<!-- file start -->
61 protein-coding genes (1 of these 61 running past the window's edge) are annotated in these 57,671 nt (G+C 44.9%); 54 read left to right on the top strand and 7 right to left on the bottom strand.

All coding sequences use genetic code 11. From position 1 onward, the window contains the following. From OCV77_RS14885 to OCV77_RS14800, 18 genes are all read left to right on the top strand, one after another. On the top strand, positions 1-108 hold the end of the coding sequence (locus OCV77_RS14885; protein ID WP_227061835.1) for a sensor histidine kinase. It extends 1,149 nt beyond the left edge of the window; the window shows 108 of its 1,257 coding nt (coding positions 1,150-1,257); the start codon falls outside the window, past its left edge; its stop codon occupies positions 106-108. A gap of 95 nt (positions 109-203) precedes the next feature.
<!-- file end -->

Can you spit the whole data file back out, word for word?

61 protein-coding genes (1 of these 61 running past the window's edge) are annotated in these 57,671 nt (G+C 44.9%); 54 read left to right on the top strand and 7 right to left on the bottom strand.

All coding sequences use genetic code 11. From position 1 onward, the window contains the following. From OCV77_RS14885 to OCV77_RS14800, 18 genes are all read left to right on the top strand, one after another. On the top strand, positions 1-108 hold the end of the coding sequence (locus OCV77_RS14885; protein ID WP_227061835.1) for a sensor histidine kinase. It extends 1,149 nt beyond the left edge of the window; the window shows 108 of its 1,257 coding nt (coding positions 1,150-1,257); the start codon falls outside the window, past its left edge; its stop codon occupies positions 106-108. A gap of 95 nt (positions 109-203) precedes the next feature.